JCDL 2006:  Opening Information Horizons

Metadata Tools for Digital Resource Repositories Workshop

June 15, 2006, Chapel Hill, NC, USA

A Tiny Retrieval Protocol: THUMP and Kernel Metadata

John Kunze, Preservation Technologist for the California Digital Library
John Kunze is a preservation technologist for the California Digital Library and has a background in computer science and mathematics. His current work focuses on archiving websites, creating long-term durable digital references (ARKs) to information objects, and specifying lightweight (kernel) metadata. Prior work includes major contributions to the standardization of URLs, Dublin Core metadata, and the Z39.50 search and retrieval protocol. In an earlier life he designed, wrote, and ran UC Berkeley's first campus-wide information system, which was an early rival and client of the World Wide Web. Before that he was a BSD Unix hacker whose work survives in today's Linux and Apple systems.
Kevin A. Gamiel, Research Programmer, Renaissance Computing Institute
Kevin Gamiel is a research software developer with the Renaissance Computing Institute (RENCI), a collaborative venture of Duke University, North Carolina State University, the University of North Carolina at Chapel Hill and the state of North Carolina. Current work involves an NIH-funded multidisciplinary approach to exploratory genetic analysis, he leads the NC and TeraGrid Bioportal projects, performance analysis of high performance codes on hundreds of compute nodes, and a number of other RENCI efforts. Past work includes contribution to the Dublin Core metadata effort and the Z39.50 standard, Kevin was co-chair of the Networked Information Retrieval (NIR) and Integration of Internet Information Resources (IIIR) IETF working groups.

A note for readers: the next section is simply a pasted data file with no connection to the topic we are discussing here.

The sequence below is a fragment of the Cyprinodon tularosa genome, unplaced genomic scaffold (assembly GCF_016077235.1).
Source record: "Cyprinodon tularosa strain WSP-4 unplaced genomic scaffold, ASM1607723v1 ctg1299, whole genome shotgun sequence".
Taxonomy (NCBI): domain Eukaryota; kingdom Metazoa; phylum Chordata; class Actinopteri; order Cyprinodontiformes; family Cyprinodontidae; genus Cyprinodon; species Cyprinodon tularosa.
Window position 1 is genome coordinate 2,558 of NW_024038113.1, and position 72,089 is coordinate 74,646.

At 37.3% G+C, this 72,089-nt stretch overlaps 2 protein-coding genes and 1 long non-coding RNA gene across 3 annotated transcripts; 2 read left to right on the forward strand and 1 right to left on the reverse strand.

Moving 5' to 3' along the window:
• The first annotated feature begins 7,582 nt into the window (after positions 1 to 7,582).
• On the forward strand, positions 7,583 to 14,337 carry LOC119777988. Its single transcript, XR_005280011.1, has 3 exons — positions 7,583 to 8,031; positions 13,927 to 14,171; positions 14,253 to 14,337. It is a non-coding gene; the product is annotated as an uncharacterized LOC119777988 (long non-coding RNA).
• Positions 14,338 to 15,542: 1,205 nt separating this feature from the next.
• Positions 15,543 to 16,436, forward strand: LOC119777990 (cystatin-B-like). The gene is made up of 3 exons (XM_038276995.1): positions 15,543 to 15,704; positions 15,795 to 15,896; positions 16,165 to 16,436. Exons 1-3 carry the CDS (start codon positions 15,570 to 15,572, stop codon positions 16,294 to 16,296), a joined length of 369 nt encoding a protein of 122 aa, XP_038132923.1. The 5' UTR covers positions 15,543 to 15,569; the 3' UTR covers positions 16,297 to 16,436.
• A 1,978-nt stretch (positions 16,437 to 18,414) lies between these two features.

Abstract
Web information retrieval designs cycle naturally between periods of expanding functionality and contracting complexity. This talk presents a contraction-phase design that tries to retain the best features of modern retrieval designs while being very easy to implement. Leveraging existing search systems, it calls for an extra external interface but otherwise requires no internal system changes.
The new interface is specified by THUMP -- The HTTP URL Mapping Protocol -- a very lightweight protocol that can be used for focused, known-item retrievals and broad search engine queries. To keep implementation barriers low, the interface can be thoroughly tested with ubiquitous tools such as web browsers and the telnet remote login software. The talk will address implementation experiences in a scientific computing context.
THUMP returns information in the form of an Electronic Resource Citation (ERC), a simple, compact, and printable record designed to hold data associated with information objects. By design, the ERC is a metadata format that balances the needs for expressive power, very simple machine processing, and direct human manipulation. The ERC uses a "kernel" subset of four required metadata elements defined by a working group of the Dublin Core Metadata Initiative.
Slides
Presentation by Kunze
Presentation by Gamiel